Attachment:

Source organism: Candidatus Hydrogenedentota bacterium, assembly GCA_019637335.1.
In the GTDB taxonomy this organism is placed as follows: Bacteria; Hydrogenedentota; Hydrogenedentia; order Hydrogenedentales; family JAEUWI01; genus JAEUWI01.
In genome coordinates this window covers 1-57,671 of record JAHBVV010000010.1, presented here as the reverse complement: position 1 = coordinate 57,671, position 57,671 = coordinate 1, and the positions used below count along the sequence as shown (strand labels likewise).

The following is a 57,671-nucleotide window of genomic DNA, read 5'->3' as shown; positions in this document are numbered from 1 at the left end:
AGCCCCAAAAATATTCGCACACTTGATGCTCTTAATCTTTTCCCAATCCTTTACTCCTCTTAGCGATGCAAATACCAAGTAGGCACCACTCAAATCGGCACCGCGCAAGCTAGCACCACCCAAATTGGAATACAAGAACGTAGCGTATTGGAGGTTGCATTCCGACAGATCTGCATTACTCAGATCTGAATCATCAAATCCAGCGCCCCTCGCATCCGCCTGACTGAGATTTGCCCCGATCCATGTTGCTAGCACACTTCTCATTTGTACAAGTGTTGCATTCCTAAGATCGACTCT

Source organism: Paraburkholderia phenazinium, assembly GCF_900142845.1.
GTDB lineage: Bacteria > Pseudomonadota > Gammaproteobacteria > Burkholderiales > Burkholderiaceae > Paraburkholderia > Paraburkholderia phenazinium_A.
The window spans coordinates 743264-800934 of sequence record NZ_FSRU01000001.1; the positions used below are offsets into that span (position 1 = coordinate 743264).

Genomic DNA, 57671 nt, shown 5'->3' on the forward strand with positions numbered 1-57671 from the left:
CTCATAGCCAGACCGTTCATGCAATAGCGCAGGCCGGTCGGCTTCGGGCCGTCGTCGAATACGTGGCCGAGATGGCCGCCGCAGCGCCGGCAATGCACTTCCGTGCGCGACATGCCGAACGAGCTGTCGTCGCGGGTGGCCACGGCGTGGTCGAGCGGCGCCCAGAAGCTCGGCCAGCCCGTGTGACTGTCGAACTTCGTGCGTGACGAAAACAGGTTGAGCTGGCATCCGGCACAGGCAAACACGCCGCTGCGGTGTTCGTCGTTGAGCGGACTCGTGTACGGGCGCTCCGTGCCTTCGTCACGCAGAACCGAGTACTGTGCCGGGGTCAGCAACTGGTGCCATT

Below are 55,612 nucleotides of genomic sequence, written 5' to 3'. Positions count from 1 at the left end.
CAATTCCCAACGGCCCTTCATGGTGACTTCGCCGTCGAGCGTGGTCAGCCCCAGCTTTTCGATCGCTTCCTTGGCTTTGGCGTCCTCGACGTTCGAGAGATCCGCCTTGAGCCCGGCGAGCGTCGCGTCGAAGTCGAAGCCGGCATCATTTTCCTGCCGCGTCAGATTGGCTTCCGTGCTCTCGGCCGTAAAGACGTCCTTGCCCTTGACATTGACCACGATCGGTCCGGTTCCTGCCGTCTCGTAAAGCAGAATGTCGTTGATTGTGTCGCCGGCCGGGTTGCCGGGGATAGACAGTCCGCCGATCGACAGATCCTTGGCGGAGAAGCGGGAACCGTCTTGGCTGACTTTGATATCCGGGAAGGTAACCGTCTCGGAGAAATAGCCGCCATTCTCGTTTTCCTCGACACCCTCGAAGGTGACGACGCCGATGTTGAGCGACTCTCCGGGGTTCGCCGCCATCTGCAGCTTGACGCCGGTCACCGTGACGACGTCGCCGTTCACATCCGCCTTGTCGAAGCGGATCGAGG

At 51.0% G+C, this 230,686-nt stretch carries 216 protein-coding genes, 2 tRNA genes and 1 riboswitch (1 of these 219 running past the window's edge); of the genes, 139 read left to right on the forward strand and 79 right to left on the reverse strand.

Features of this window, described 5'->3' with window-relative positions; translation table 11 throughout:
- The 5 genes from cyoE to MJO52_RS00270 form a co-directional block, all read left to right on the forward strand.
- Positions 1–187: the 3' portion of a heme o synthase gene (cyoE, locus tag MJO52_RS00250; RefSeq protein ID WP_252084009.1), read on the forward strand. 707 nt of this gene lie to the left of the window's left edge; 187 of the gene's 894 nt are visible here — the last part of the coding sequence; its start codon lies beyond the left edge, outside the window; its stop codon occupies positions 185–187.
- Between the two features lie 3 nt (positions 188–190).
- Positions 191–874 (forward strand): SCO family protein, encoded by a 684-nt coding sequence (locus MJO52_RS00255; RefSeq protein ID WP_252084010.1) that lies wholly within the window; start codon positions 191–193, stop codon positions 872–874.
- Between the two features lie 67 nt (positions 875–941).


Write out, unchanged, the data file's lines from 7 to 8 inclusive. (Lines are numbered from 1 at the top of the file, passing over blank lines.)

GTDB lineage: Bacteria > Pseudomonadota > Gammaproteobacteria > Burkholderiales > Burkholderiaceae > Paraburkholderia > Paraburkholderia phenazinium_A.
The window spans coordinates 743264-800934 of sequence record NZ_FSRU01000001.1; the positions used below are offsets into that span (position 1 = coordinate 743264).